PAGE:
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2001 January - February

Supporting Low-Income Workers

An Organizer's Perspective

By Naomi Zauderer

Federal law protects undocumented immigrant workers from labor violations, including national-origin discrimination, as well as retaliation based on their immigration status. However, these workers' rights are being undermined by employer sanctions, the employment eligibility verification process, and the threat of immigration enforcement. Coalitions of immigrant workers, organized labor, community-based organizations, interfaith groups, and members of the business community have begun to work together to expand protections for this vulnerable group.

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Opportunities for New Alliances to Protect the Rights of Undocumented Immigrant Workers

By Marielena Hincapié

Federal law protects undocumented immigrant workers from labor violations, including national-origin discrimination, as well as retaliation based on their immigration status. However, these workers' rights are being undermined by employer sanctions, the employment eligibility verification process, and the threat of immigration enforcement. Coalitions of immigrant workers, organized labor, community-based organizations, interfaith groups, and members of the business community have begun to work together to expand protections for this vulnerable group.

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From Redlining to Reverse Redlining

A History of Obstacles for Minority Homeownership in America

By Ira Rheingold, Michael Fitzpatrick & Al Hofeld Jr.

Predatory lending is a continuation of poor governmental policy in mortgage lending, causing reverse redlining. Legal services attorneys can fight predatory lending.

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An Overview of Transportation Issues Affecting the Welfare-to-Work Populations

The TRUC Program

By Michele Casey, Cynthea Geerdes & Valerie McWilliams

Access to private transportation has become essential for welfare to work recipients. The Land of Lincoln Legal Assistance Foundation created and developed a not-for-profit car dealership to assist welfare-to-work families with transportation needs.

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Do Legal Services Need to Change to Accommodate the Working Poor?

By Don Saunders Download this article   |   Read more ➢

Changing Legal Services to Serve Low-Wage Clients Better

By Charles Elsesser Jr.

In the postwelfare reform world, two fundamental shifts are necessary in how programs provide legal services. Programs need to reexamine how accessible their services are to the community of working poor and what substantive services are most needed by this community.

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Re-Reforming Welfare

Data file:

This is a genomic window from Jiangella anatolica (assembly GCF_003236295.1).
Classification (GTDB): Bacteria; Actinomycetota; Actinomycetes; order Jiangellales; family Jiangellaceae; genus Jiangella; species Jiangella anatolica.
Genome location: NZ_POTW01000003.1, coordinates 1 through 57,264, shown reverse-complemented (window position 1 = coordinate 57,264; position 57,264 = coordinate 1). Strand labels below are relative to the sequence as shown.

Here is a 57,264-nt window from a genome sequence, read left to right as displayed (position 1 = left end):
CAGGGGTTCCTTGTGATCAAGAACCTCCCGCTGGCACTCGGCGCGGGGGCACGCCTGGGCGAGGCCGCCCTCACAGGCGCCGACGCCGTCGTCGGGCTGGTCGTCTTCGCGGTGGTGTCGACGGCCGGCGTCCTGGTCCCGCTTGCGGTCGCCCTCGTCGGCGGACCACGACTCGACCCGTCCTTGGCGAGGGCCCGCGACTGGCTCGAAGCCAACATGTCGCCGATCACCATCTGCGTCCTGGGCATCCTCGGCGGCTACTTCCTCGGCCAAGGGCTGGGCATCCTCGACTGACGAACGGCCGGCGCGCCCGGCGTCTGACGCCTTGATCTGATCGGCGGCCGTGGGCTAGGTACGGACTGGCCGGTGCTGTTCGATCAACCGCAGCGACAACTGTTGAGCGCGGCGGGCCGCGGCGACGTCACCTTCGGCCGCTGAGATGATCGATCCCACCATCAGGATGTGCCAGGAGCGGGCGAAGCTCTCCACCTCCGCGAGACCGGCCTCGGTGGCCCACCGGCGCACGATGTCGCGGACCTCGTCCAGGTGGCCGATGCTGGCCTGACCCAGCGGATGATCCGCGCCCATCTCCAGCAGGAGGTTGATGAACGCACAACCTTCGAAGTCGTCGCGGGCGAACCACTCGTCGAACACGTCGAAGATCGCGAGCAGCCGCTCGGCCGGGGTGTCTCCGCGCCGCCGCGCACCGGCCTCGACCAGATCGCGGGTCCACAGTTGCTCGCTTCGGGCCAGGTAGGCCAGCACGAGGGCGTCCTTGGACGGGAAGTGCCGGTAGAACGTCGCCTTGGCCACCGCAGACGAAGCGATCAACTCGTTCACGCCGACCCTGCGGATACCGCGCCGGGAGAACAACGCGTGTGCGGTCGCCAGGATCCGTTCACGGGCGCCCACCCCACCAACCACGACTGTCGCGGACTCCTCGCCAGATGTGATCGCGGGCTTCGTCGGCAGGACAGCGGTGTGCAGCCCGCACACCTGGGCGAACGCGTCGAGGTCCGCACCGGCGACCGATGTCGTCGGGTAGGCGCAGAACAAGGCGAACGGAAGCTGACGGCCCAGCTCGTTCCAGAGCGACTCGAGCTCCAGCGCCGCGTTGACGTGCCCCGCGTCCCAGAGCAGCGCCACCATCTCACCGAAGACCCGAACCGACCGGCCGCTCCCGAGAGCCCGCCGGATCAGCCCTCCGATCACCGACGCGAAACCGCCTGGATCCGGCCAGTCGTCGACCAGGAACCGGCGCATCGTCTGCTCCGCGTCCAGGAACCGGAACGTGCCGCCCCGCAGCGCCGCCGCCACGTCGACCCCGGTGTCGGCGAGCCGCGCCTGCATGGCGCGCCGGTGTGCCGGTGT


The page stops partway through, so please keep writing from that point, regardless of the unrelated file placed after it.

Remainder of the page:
What Attorneys Can Do

By Gary Delgado & Maya Wiley

Preliminary findings of a survey on the effects of welfare reform indicate that access to benefits has become more difficult, the lack of administrative standards has enabled states to treat people unfairly and inconsistently, and welfare reform has compounded race and gender inequality. Legal services advocates can help make known these real effects of welfare reform. They can also apply civil rights laws to protect welfare recipients.

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Do Legal Services Programs Need to Change to Serve the Working Poor Better?

By Laura K. Abel & Paul K. Sonn

Advocates can assist their working but still indigent clients by supporting "living wage" campaigns and helping low-wage workers enforce their rights under new living wage laws. They can also ensure that legal services funding restrictions do not prevent programs from helping achieve the best outcomes for their working poor clients.

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Serving Working Clients

The Perspective of a Legal Services Field Program

By Sharon M. Dietrich

Serving working clients can best be accomplished by addressing new substantive areas, such as income supports, community economic development, employment law, and job training and education. Legal services delivery needs to adjust to client availability, and legal services advocacy should be repackaged as benefiting low-wage workers.

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Federal Housing Programs and Working Families

By S. Lynn Martinez & Barbara Sard

Housing advocates and legal services attorneys who participate in the planning or review of admission and occupancy policies of public housing authorities in subsidized project-based housing need to be able to identify work-related policies that can be used to assist low-income tenants or welfare recipients in benefiting from housing programs.

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Payday Loans: A High Cost for a Small Loan in Low-Income and Working Communities

By Elizabeth Renuart & Jean Ann Fox